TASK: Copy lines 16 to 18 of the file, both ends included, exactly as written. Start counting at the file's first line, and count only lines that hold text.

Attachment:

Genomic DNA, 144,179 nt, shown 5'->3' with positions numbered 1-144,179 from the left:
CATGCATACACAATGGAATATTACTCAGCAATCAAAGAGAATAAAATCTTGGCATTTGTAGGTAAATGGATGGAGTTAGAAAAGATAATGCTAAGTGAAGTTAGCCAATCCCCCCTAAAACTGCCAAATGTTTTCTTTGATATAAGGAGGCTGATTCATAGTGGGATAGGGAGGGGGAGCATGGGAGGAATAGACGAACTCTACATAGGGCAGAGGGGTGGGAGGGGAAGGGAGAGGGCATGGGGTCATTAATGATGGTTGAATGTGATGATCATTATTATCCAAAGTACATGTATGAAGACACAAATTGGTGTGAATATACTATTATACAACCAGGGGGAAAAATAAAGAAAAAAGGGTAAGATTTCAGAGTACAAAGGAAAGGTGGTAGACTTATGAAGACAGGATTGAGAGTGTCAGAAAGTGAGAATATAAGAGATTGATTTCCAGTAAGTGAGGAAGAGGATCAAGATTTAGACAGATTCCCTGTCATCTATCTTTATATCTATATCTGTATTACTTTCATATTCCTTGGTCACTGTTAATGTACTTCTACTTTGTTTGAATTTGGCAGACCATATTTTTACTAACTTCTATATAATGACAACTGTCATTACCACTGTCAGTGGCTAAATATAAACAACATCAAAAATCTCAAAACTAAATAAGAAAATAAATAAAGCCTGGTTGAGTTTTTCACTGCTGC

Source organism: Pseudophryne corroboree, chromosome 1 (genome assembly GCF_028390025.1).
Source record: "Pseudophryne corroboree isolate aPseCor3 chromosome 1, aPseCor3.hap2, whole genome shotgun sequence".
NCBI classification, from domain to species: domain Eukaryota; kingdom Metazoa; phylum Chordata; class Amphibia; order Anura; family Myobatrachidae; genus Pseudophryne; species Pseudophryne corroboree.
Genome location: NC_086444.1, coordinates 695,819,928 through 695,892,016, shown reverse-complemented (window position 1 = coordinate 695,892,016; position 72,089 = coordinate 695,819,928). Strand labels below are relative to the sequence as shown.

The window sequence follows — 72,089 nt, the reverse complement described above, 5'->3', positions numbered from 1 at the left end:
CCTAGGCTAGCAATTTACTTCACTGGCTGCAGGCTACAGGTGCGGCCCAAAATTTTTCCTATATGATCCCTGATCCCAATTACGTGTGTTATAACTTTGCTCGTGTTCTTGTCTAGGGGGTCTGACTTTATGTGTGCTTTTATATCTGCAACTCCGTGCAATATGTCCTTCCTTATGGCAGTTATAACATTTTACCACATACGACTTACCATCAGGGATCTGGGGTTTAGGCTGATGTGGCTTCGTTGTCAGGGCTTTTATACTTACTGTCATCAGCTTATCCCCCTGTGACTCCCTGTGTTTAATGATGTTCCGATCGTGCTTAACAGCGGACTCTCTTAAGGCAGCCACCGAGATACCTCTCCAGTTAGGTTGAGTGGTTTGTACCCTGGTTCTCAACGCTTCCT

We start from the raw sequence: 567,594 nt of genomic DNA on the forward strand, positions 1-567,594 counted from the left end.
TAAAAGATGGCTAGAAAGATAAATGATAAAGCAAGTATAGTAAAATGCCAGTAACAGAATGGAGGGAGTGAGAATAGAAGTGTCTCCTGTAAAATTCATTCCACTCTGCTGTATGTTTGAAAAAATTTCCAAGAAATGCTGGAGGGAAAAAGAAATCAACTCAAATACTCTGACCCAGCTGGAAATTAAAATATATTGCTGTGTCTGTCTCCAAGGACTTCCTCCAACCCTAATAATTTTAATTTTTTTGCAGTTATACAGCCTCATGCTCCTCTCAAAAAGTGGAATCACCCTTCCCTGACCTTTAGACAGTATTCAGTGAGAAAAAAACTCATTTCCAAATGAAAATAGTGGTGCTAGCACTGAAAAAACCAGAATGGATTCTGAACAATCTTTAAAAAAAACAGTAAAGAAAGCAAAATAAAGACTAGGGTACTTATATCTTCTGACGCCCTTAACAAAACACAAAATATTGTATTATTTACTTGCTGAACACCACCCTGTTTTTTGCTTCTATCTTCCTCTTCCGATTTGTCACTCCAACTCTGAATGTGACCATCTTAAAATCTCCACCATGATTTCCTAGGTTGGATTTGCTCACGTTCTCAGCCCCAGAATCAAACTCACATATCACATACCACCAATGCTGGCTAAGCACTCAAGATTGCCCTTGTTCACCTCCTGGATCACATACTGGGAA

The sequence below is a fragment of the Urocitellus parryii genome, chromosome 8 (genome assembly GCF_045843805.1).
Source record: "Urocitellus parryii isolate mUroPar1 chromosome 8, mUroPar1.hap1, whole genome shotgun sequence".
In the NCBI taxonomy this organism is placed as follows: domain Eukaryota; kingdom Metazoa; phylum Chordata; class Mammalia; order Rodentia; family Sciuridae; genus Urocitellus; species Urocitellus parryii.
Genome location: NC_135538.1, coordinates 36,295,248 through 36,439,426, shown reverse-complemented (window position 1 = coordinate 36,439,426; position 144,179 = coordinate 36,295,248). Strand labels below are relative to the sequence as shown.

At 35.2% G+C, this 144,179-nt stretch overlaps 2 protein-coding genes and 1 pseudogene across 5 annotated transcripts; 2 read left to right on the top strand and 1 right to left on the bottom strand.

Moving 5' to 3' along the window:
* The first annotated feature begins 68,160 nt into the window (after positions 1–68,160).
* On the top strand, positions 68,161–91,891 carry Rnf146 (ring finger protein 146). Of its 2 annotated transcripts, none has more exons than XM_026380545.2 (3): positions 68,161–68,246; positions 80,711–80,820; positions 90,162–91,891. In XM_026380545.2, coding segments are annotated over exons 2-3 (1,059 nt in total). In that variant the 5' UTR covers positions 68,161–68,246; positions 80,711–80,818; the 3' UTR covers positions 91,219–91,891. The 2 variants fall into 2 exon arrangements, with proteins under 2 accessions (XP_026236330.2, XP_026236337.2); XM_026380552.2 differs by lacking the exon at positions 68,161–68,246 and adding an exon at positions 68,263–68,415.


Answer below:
Moving 5' to 3' along the window:
* The first annotated feature begins 68,160 nt into the window (after positions 1–68,160).
* On the top strand, positions 68,161–91,891 carry Rnf146 (ring finger protein 146). Of its 2 annotated transcripts, none has more exons than XM_026380545.2 (3): positions 68,161–68,246; positions 80,711–80,820; positions 90,162–91,891. In XM_026380545.2, coding segments are annotated over exons 2-3 (1,059 nt in total). In that variant the 5' UTR covers positions 68,161–68,246; positions 80,711–80,818; the 3' UTR covers positions 91,219–91,891. The 2 variants fall into 2 exon arrangements, with proteins under 2 accessions (XP_026236330.2, XP_026236337.2); XM_026380552.2 differs by lacking the exon at positions 68,161–68,246 and adding an exon at positions 68,263–68,415.